Decor, DIY, Furniture, Philip, Projects

The Bench, Phase 2

Don’t forget to read the first part of the bench saga!

Here are some before photos of the bench again:

Today I finally got out my sander and primer and started on the bench. I sanded it all over with my little Mouse sander, wiped it down, and then started priming.

I used this primer that I got at Lowe’s awhile back. It didn’t work great for the kitchen chairs, but I found it worked just fine for the bench. It is interior primer, but like I said in the last post the bench is going to be under the porch roof, and any “rustic-ness” will be fine anyway. I beg to differ with their statement “Hides previous color in one coat”, though, although it may be that the statement just applies to walls and not wood furniture.

While waiting for the primer to dry, I ate some of one of my favorite Fall snacks, Mellocreme pumpkins!

Yum-O!

At this point I still wasn’t sure what color I wanted to paint the bench. I had originally planned to paint it a sort of off-white to go with the other things on the porch, but after priming it and seeing how many flaws showed up once it was white, I thought that might not be such a great idea. Then I texted Marnie and she said use brown and white, and I thought, “I’ll paint it brown and dry-brush white over the brown!”

The primer dried quickly because the bench was sitting in the sun, so I went back out and got my container of Sherwin-Williams Urbane Bronze in their sample formula. I bought a sample of Urbane Bronze and a sample of Priscilla, a nice pink, the other week. They are both colors I’m considering painting our house with, if we ever get to paint our house. I figured I’d buy samples and paint them somewhere on the house so I can see which one I think would look better. Right now I’m leaning toward the Urbane Bronze, as mentioned in my last bench post. It’s a grayish brown or a brownish gray. So modern!

Don’t you wish all paint cans were plastic with little handles? Then they wouldn’t rust and ruin my paint!

I painted the bench all over in Urbane Bronze and let it dry for a couple of hours. Then the Hubs came in and said he had welded a triangle on my shepherd’s hook that I got at the estate sale a couple of weeks ago. The triangle gives you something to pound on to get the hook into the ground.

When I found it at the sale, it had this bird feeder on it. The feeder contains a suet block, a chunk of suet usually with seeds and other things for birds to eat. I had gotten 3 nice new suet blocks at the same estate sale, and The Hubs chose this one to put in the feeder today.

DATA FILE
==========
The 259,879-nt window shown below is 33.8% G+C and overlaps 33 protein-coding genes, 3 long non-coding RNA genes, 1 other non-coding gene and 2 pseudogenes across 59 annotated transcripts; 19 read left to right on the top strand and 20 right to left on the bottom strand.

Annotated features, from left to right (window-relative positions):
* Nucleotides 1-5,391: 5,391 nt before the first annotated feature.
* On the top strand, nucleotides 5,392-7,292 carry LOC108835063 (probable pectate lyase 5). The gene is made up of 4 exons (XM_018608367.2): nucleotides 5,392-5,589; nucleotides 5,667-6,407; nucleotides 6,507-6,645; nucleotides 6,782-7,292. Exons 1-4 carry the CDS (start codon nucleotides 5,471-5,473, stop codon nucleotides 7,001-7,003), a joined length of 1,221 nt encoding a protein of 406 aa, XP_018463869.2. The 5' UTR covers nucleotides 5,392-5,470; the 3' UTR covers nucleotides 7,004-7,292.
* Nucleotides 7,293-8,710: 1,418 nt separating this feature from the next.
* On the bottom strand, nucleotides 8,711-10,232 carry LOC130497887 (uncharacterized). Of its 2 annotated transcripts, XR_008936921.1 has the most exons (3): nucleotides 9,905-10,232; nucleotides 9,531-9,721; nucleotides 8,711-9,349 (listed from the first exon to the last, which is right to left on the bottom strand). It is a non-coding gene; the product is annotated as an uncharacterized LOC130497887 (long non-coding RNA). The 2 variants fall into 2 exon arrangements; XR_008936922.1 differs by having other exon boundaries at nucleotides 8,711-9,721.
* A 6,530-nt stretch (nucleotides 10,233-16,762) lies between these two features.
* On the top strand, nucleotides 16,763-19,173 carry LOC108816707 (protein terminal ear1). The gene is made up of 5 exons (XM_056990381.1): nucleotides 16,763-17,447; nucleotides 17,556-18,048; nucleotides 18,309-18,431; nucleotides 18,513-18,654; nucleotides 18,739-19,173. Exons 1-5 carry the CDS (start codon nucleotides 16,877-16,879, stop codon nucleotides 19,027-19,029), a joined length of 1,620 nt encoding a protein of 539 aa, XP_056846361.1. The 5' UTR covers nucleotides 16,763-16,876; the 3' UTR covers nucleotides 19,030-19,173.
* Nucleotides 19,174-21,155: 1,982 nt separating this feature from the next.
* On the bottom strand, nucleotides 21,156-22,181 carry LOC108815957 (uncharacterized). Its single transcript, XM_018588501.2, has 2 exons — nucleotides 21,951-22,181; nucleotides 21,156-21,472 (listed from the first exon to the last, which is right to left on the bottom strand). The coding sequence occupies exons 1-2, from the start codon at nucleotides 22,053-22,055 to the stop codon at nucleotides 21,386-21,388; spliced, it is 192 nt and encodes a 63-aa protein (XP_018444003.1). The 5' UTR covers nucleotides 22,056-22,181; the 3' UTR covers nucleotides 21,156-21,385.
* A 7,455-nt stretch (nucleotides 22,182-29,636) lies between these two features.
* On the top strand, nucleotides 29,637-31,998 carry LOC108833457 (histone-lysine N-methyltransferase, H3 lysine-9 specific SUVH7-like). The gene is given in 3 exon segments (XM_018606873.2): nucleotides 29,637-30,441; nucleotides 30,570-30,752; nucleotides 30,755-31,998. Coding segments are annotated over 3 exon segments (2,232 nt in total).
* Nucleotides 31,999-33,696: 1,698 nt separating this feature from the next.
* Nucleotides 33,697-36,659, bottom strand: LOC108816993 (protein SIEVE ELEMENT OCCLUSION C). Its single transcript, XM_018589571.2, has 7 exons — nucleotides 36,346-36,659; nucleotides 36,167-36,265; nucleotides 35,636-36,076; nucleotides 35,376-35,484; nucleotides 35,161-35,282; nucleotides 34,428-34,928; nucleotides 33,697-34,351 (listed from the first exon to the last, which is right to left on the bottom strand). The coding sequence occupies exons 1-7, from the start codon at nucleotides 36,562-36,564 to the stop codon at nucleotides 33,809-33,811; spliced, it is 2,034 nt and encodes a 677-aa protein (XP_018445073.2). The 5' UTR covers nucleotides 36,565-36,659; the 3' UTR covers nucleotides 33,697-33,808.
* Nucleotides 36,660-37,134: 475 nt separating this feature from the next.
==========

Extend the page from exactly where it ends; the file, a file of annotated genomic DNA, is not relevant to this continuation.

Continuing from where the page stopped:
I just noticed it says to hang in a shaded area. Oops…we don’t really have a shaded area in our side yard.

Hopefully the birds will discover it soon even if it is in the sun a bit!

Another thing I did while I was waiting for the paint to dry was this:

The Cat Baby.

Philip came and snuggled up on my lap for a little while. I couldn’t resist showing you this adorable photo of him!

So here’s what the bench looks like with one coat of Urbane Bronze.

Wait…did I miss that back leg? Yes. Yes, I did.

Because the paint is just a sample formula, it doesn’t cover extremely well. Also, you can see some start/stop brush marks. Note how I put the feet up on boxes so I can paint the lowest parts of the feet without getting the brush in all the icky stuff that fell off the bench when I sanded and cleaned it. I used the same boxes for the kitchen chairs when I painted them. I mean, how often do you find four boxes that are the same size to use for this application? I’ll keep them as long as they hold up! I went back and painted the back leg and went over some of the brush strokes and it was much improved.

I was planning to do the dry brushing in white today once the paint dried, but now it’s like 90 degrees out and I do have work-work to do, so I’m waiting until tomorrow morning to do that next step. Progress, though! Stay tuned for the next porch bench post!

DIY, Furniture, Oops, Projects, Success!

Finally…Results!!

Don’t forget to read the other installments in this saga — (1), (2), and (3)!

First…my oops. I couldn’t see into the magazine pockets of the table while I was staining it outside. I had brought my flashlight out to shine into the pockets to see if I missed any spots, but its batteries were dead and I didn’t go back in and get another flashlight. When I brought the table in to the house, the light illuminated a couple of glaring spots that weren’t stained. So when I should have been applying poly, I had to spend more time staining. Arrgh!

How did I miss that?
Hard to reach area.